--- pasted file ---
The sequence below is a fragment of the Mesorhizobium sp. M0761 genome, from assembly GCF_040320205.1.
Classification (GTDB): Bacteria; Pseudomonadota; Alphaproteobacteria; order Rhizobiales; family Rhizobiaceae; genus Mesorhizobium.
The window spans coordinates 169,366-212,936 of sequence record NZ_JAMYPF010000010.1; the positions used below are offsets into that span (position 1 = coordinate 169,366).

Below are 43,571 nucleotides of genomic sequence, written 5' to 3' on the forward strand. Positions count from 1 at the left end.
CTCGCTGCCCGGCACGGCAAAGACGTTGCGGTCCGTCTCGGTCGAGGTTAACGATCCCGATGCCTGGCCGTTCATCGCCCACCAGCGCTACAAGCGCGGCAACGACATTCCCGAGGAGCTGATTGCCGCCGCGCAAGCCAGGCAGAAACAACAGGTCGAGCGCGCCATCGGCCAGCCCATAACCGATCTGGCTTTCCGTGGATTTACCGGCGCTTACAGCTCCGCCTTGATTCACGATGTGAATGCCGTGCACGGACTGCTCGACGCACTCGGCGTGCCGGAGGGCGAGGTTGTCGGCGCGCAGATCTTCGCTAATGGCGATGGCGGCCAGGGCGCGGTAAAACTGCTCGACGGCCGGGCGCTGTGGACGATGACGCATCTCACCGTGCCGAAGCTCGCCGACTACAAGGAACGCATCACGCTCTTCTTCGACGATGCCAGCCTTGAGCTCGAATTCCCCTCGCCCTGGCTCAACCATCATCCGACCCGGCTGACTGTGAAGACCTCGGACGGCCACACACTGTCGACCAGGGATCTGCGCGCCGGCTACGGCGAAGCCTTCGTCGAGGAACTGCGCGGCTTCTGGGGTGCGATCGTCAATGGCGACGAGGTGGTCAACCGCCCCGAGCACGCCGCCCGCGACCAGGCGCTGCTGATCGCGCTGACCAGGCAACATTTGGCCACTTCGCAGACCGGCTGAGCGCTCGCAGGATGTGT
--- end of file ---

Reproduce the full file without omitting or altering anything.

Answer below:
The sequence below is a fragment of the Mesorhizobium sp. M0761 genome, from assembly GCF_040320205.1.
Classification (GTDB): Bacteria; Pseudomonadota; Alphaproteobacteria; order Rhizobiales; family Rhizobiaceae; genus Mesorhizobium.
The window spans coordinates 169,366-212,936 of sequence record NZ_JAMYPF010000010.1; the positions used below are offsets into that span (position 1 = coordinate 169,366).

Below are 43,571 nucleotides of genomic sequence, written 5' to 3' on the forward strand. Positions count from 1 at the left end.
CTCGCTGCCCGGCACGGCAAAGACGTTGCGGTCCGTCTCGGTCGAGGTTAACGATCCCGATGCCTGGCCGTTCATCGCCCACCAGCGCTACAAGCGCGGCAACGACATTCCCGAGGAGCTGATTGCCGCCGCGCAAGCCAGGCAGAAACAACAGGTCGAGCGCGCCATCGGCCAGCCCATAACCGATCTGGCTTTCCGTGGATTTACCGGCGCTTACAGCTCCGCCTTGATTCACGATGTGAATGCCGTGCACGGACTGCTCGACGCACTCGGCGTGCCGGAGGGCGAGGTTGTCGGCGCGCAGATCTTCGCTAATGGCGATGGCGGCCAGGGCGCGGTAAAACTGCTCGACGGCCGGGCGCTGTGGACGATGACGCATCTCACCGTGCCGAAGCTCGCCGACTACAAGGAACGCATCACGCTCTTCTTCGACGATGCCAGCCTTGAGCTCGAATTCCCCTCGCCCTGGCTCAACCATCATCCGACCCGGCTGACTGTGAAGACCTCGGACGGCCACACACTGTCGACCAGGGATCTGCGCGCCGGCTACGGCGAAGCCTTCGTCGAGGAACTGCGCGGCTTCTGGGGTGCGATCGTCAATGGCGACGAGGTGGTCAACCGCCCCGAGCACGCCGCCCGCGACCAGGCGCTGCTGATCGCGCTGACCAGGCAACATTTGGCCACTTCGCAGACCGGCTGAGCGCTCGCAGGATGTGT